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Linear porokeratosis

  • Author(s): Malhotra, SK
  • Puri, KJPS
  • Goyal, Tanu
  • Chahal, KS
  • et al.
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Linear porokeratosis
SK Malhotra, KJPS Puri, Tanu Goyal, KS Chahal
Dermatology Online Journal 13 (4): 15

Government Medical College, Amritsar, India


Linear porokeratosis is a rare variant. It can be present at birth or can develop in adult life. Lesions of linear porokeratosis are grouped and linearly arranged along the lines of Blaschko. On the extremities it affects the distal portion more than the proximal areas. On the trunk these can be zosteriform in distribution. Lesions of linear porokeratosis probably result from an abnormal clone of epidermal precursors. A 20 year old male presented with annular plaques in linear pattern following the lines of Blaschko over the left upper limb extending up to the axilla present since childhood. The lesions had atrophic centre and raised hyperkeratotic borders. The lesions were more proximal than distal. Few scattered lesions were present on left side of trunk. There was no family history of such lesions. Systemic examination of patient was normal. On histopathological examination there was hyperkeratosis and parakeratosis. A coronoid lamella was present. At the base of coronoid lamella thinned out granular layer and necrotic keratinocytes were also seen. In the dermis pigment incontinence and perivascular lymphocytic infiltrate were present. This case is being reported because of its rarity. It is an atypical presentation because the lesions were disposed more over proximal than distal area of upper limb. Linear porokeratosis is associated with an increased risk of malignant transformation.

Porokeratosis is a disorder of keratinization characterized clinically by sharply demarcated, hyperkeratotic, annular lesions with distinct keratotic edge corresponding histologically to the presence of coronoid lamella, a column of parakeratotic cells extending through the stratum corneum. Five clinical variants of porokeratosis have been recognized as follows: 1) classic porokeratosis of mibelli (PM); 2) disseminated superficial porokeratosis (DSP) and disseminated superficial actinic porokeratosis (DSAP); 3) porokeratosis palmaris et plantaris disseminata (PPPD); 4) linear porokeratosis; and 5) punctate porokeratosis.

The etiology of various types of porokeratosis is unknown. An autosomal dominant mode of inheritance has been reasonably well established for PM [1, 2], PPPD [3], DSP and DSAP[4]. We report a case of linear porokeratosis involving the left upper limb.

Clinical synopsis

A 20-year-old man presented in the Dermatology OPD of Government Medical College Amritsar (India) with annular plaques in a linear array over the left upper limb present since childhood. There was no family history of similar lesions. General physical examination and systemic examination of the patient was normal. Cutaneous examination revealed the presence of multiple discrete and grouped annular plaques presenting linearly along the lines of Blaschko on the left upper limb extending into the axilla (Fig. 1).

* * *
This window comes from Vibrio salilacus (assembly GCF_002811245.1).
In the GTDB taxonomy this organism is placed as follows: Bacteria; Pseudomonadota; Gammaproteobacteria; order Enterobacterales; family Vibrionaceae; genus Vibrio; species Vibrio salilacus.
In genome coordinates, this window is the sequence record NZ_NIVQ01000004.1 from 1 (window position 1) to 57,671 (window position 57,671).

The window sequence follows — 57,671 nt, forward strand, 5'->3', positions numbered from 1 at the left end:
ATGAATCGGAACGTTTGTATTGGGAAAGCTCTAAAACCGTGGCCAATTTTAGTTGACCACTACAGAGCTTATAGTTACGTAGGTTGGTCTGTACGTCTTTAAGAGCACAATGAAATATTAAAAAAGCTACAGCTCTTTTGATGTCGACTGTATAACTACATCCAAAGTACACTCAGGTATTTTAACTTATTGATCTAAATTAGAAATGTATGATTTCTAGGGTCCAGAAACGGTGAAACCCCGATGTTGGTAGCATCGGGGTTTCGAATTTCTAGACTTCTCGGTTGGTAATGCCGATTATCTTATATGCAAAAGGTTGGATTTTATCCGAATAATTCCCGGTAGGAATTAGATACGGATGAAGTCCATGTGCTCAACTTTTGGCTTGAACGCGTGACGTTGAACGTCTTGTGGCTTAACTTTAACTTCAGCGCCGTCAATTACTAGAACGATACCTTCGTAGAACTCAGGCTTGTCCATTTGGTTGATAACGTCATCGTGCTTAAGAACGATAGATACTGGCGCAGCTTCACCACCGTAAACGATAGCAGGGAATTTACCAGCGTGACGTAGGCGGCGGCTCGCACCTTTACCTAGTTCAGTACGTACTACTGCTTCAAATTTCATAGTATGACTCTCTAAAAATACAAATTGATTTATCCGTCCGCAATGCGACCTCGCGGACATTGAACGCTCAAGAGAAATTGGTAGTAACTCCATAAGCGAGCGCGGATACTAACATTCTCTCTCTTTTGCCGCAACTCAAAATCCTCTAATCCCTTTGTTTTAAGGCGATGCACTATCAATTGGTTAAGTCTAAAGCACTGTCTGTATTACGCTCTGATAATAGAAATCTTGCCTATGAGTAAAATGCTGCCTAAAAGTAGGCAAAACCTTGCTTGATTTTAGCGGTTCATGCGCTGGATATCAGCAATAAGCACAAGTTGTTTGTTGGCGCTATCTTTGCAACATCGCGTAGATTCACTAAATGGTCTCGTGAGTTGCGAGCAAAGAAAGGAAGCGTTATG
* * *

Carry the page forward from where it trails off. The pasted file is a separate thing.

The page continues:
Figure 1Figure 1

The lesions had atrophic centers with raised hyperkeratotic borders (Fig. 2). They was more involvement of the proximal area than of the distal area of limb. Few scattered lesions were present over left side of abdomen and back.

Figure 3

Hematological (Hb, TLC, DLC, PBF) and biochemical (SGOT, SGPT, blood urea, Serum creatinine, FBS) investigations were within normal limits. On histopathological examination, there was hyperkeratosis and papillomatosis. A coronoid lamella was present overlying a thinned granular layer. Necrotic keratinocytes were also present. In the dermis pigment incontinence and perivascular lymphohistiocytic infiltrate was also present (Fig. 3).

The clinical and histologic findings were consistent with the diagnosis of porokeratosis.


Linear porokeratosis is listed as a rare disease by Office of Rare Diseases (ORD) of the National Institute of Health, meaning thereby that linear porokeratosis affects fewer than 20,000 people in the US population. It occurs in a unilateral, linear form resembling linear verrucous epidermal nevus [5]. Linear porokeratosis following lines of Blaschko can present at birth or may not develop until adult life. Occasionally, there is family history of linear porokeratosis or other kind of porokeratosis such as disseminated superficial actinic porokeratosis, suggesting genetic predisposition. Linear porokeratosis has been observed in monozygotic twins [6]. The lesions of linear porokeratosis are grouped and linearly arranged on extremities affecting the distal portion more than the proximal areas and on the trunk they may be present in zosteriform distribution [7]. In our case, lesions were present since childhood and were distributed more over proximal than distal areas of limb.

The lesions of porokeratosis probably result from an abnormal clone of epidermal precursors. Malignant degeneration and metastasis are reported for this variety [8, 9], which can be either basal cell carcinoma or squamous cell carcinoma and most likely occur in older adults. A genetic mechanism of allelic loss may represent an initial step in the development of cancer [10]. The development of a nodule or sore within a porokeratosis lesion warrants biopsy evaluation. Other medical conditions reported in association with porokeratosis include immunosuppression, being a recipient of organ transplantation, burn scar, Crohn disease, and liver disease [11, 12, 13, 14]. None of these conditions were present in our case.


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